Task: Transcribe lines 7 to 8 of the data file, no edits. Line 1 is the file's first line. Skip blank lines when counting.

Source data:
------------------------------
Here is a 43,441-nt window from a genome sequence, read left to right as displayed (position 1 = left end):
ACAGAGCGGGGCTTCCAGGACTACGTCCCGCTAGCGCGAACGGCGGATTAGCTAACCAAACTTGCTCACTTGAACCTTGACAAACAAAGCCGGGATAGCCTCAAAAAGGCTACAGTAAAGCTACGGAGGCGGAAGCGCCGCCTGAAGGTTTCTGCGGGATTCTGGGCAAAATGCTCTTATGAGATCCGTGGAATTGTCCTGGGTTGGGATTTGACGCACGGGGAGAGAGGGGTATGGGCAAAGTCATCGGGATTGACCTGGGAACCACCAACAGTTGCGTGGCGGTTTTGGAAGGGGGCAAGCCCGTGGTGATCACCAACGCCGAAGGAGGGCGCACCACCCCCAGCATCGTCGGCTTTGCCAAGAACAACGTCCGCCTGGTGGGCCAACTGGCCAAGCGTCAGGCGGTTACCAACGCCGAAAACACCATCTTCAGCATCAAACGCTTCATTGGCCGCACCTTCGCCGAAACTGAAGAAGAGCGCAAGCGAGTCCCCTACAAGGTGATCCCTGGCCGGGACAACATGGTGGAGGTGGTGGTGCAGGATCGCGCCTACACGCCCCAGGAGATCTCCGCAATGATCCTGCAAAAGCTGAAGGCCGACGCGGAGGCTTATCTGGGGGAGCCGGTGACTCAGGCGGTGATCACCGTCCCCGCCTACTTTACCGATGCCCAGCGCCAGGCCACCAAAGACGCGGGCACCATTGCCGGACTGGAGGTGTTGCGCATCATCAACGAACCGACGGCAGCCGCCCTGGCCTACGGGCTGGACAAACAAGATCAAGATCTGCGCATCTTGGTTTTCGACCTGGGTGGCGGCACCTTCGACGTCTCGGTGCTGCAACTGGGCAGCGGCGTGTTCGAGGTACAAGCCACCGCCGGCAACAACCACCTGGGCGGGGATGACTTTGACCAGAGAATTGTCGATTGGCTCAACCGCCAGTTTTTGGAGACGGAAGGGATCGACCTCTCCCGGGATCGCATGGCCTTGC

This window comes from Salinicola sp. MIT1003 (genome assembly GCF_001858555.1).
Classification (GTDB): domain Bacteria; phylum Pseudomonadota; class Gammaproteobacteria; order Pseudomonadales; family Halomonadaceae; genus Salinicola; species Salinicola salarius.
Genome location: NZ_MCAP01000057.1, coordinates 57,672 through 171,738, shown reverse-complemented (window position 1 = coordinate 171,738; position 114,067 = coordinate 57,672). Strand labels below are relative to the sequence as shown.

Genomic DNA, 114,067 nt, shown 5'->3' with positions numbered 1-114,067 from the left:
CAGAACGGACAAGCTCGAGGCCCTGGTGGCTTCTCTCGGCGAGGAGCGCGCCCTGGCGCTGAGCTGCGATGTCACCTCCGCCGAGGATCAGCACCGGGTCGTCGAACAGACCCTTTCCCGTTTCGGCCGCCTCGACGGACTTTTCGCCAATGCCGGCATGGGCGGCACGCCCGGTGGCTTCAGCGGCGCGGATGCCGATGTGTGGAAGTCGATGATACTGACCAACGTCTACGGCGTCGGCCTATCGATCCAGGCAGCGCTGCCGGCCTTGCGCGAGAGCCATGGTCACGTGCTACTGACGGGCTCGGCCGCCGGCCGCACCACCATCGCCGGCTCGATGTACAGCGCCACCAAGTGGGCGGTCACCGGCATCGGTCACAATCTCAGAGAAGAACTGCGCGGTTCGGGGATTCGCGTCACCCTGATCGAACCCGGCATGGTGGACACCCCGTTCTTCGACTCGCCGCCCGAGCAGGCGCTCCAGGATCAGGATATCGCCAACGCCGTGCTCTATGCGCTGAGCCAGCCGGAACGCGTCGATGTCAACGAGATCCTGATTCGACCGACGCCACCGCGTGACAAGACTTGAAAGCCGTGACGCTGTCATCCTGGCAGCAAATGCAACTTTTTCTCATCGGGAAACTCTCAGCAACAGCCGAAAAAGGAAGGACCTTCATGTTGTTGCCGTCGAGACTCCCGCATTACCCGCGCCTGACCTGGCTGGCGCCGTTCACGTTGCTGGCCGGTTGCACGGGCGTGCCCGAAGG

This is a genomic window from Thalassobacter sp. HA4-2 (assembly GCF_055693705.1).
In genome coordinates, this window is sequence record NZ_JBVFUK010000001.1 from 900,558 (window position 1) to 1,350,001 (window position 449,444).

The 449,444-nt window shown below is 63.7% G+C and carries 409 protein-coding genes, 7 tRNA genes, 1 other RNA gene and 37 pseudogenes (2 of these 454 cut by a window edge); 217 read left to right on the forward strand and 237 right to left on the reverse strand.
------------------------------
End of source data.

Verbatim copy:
CAGAACGGACAAGCTCGAGGCCCTGGTGGCTTCTCTCGGCGAGGAGCGCGCCCTGGCGCTGAGCTGCGATGTCACCTCCGCCGAGGATCAGCACCGGGTCGTCGAACAGACCCTTTCCCGTTTCGGCCGCCTCGACGGACTTTTCGCCAATGCCGGCATGGGCGGCACGCCCGGTGGCTTCAGCGGCGCGGATGCCGATGTGTGGAAGTCGATGATACTGACCAACGTCTACGGCGTCGGCCTATCGATCCAGGCAGCGCTGCCGGCCTTGCGCGAGAGCCATGGTCACGTGCTACTGACGGGCTCGGCCGCCGGCCGCACCACCATCGCCGGCTCGATGTACAGCGCCACCAAGTGGGCGGTCACCGGCATCGGTCACAATCTCAGAGAAGAACTGCGCGGTTCGGGGATTCGCGTCACCCTGATCGAACCCGGCATGGTGGACACCCCGTTCTTCGACTCGCCGCCCGAGCAGGCGCTCCAGGATCAGGATATCGCCAACGCCGTGCTCTATGCGCTGAGCCAGCCGGAACGCGTCGATGTCAACGAGATCCTGATTCGACCGACGCCACCGCGTGACAAGACTTGAAAGCCGTGACGCTGTCATCCTGGCAGCAAATGCAACTTTTTCTCATCGGGAAACTCTCAGCAACAGCCGAAAAAGGAAGGACCTTCATGTTGTTGCCGTCGAGACTCCCGCATTACCCGCGCCTGACCTGGCTGGCGCCGTTCACGTTGCTGGCCGGTTGCACGGGCGTGCCCGAAGG

This is a genomic window from Thalassobacter sp. HA4-2 (assembly GCF_055693705.1).